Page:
WASHINGTON – Congress declared a holiday truce in the budget wars Wednesday, sending President Barack Obama a blueprint for funding the government through 2015. But the next skirmish was already on the horizon: an election-year fight over the national debt.
The budget deal that passed the Senate on Wednesday amounts to a handshake agreement to avoid a government shutdown when a temporary funding measure expires Jan. 15. However, the accord does not address the need to raise the debt limit once again, setting up a potentially complicated confrontation in late February or early March.
That fight would come just months before midterm congressional elections. The GOP is deeply divided over tactics to deal with the debt, a core issue for the Republican base. Some conservatives are calling for another showdown, insisting on an additional round of spending cuts in exchange for granting the Treasury Department more borrowing authority to pay the nation’s bills.
But GOP leaders, especially in the House of Representatives, have no appetite for another Washington fiscal crisis that could destroy their popularity among voters, aides said. Instead, they are hoping for a more peaceful resolution modeled on the latest budget deal — a bipartisan compromise that solves small problems and aims to offend almost no one.
“Republicans kind of look at this election as probably the best opportunity we’ve ever had at taking control” of the Senate, said Sen. James Inhofe, an Oklahoma Republican. As a political message, threatening to default on the debt “hasn’t really worked all that successfully in the past,” he said.
As they rushed to finish work and leave town for a three-week Christmas break, senators were more inclined to bask in the glow of the budget deal than to plot strategy for the debt limit. The agreement draws to a close nearly three years of fighting over agency budgets — battles that repeatedly risked shutting down the government and actually did close parks, museums and federal offices for 16 days in October.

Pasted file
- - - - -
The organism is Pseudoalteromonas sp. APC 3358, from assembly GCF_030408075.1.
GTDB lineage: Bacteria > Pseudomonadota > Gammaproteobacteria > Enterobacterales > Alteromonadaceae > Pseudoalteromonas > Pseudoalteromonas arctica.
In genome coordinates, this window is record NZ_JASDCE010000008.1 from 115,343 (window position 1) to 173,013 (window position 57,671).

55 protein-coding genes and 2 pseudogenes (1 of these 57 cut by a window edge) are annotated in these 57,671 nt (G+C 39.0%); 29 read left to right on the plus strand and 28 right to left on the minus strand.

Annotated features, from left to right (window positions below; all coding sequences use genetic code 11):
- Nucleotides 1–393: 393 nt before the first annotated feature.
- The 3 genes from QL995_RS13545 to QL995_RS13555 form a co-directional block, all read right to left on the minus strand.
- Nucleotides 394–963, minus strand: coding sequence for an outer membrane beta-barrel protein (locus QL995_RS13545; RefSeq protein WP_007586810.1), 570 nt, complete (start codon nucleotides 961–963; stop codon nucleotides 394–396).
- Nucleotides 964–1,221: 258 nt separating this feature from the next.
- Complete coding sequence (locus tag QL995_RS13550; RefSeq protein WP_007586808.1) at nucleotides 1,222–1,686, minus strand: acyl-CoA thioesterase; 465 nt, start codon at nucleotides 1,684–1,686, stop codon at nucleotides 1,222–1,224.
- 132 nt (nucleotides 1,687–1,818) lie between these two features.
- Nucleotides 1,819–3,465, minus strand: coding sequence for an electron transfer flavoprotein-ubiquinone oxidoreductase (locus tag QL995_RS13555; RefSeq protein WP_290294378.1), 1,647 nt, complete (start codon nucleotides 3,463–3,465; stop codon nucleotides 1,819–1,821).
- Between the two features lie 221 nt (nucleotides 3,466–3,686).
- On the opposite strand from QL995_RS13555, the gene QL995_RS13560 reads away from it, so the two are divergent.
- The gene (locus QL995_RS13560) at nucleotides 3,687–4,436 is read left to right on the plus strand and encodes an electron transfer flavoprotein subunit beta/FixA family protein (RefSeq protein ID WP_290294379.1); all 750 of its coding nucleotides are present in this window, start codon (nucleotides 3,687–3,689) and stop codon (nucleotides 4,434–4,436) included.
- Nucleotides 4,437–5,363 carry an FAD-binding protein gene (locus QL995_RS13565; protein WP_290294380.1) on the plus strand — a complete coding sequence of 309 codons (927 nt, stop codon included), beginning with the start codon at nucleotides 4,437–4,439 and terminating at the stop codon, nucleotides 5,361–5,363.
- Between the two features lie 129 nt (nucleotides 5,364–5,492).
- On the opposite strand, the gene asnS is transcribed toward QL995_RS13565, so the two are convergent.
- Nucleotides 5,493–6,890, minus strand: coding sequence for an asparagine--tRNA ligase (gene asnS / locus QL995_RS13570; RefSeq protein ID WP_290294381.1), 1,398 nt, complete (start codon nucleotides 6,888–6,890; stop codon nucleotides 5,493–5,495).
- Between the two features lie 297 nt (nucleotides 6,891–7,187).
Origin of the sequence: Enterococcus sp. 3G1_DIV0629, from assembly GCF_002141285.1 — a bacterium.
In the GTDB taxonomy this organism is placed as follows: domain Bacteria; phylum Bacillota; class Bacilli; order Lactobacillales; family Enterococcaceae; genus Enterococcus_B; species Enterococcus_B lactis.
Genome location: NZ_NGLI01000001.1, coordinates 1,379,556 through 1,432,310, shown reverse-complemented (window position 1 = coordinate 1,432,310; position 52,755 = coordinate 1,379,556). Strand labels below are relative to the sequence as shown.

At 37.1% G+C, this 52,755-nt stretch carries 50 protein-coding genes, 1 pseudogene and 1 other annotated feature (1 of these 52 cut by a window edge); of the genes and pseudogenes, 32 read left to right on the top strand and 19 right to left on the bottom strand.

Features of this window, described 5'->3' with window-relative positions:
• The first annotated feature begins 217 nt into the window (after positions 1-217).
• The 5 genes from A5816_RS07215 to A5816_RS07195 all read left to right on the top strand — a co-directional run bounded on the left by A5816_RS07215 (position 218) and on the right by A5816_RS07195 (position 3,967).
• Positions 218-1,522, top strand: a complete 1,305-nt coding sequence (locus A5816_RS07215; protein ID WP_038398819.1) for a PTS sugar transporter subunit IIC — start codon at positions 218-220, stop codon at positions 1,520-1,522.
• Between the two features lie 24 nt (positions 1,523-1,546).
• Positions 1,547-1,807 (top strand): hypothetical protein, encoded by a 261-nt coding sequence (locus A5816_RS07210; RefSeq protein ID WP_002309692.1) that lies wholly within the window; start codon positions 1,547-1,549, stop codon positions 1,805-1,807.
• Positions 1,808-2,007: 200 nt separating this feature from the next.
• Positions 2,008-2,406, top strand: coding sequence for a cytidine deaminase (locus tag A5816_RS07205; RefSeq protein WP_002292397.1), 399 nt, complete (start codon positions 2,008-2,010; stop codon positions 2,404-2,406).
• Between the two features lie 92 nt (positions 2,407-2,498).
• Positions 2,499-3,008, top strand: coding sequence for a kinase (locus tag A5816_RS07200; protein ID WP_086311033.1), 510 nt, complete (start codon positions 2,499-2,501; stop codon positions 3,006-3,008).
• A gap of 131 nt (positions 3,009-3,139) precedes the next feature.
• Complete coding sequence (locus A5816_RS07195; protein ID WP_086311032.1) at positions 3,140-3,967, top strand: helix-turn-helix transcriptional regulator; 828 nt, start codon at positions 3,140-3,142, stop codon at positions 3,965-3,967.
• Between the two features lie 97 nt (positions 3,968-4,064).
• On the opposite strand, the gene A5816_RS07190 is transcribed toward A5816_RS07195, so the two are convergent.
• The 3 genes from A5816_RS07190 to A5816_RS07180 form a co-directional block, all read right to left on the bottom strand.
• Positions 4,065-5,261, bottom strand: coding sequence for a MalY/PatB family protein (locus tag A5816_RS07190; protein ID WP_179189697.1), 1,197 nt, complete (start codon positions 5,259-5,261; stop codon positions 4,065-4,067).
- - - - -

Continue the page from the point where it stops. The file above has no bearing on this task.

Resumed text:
Congressional leaders appointed Senate Budget Committee Chairwoman Patty Murray, a Democrat, and House Budget Committee Chairman Paul Ryan, a Republican, to negotiate a cease-fire.
The resulting agreement would roll back sharp spending cuts known as the sequester over the next two years, sparing the Pentagon from more reductions and restoring billions of dollars for domestic programs.
The $62 billion cost would be more than covered by $85 billion in alternative policies, such as higher security fees for airline passengers, deeper cuts for Medicare providers and less generous retirement benefits for federal workers, including military retirees younger than 62.
The deal makes no effort to solve the nation’s biggest budget problem: a social safety net strained by an aging population. But it also would not raise taxes or reduce Medicare benefits, leaving each party’s core ideological commitments intact.
Leaders of the congressional spending committees immediately began working on 2014 appropriations — the first in two years — to distribute about $45 billion in extra cash to federal agencies and deliver an omnibus spending bill to Obama’s desk by Jan. 15.
Once that deadline is cleared, attention will turn to the national debt, which stands at $17.2 trillion. Enforcement of the debt limit has been suspended until Feb. 7, when Treasury Secretary Jack Lew has said he will have about a month before he starts running short of cash to pay the nation’s bills.
On Wednesday, White House press secretary Jay Carney said Obama won’t negotiate over the limit, sticking to the stance he adopted earlier this year. Although Republicans won $2.1 trillion in spending cuts — including the sequester — in exchange for raising the debt limit in 2011, they suspended enforcement of the debt limit twice this year without significant concessions.
Republicans have devoted little thought recently to the debt limit, said senior aides and lawmakers. This weekend, Ryan said that the GOP will demand something in exchange for raising the debt limit, but that party leaders had not decided what.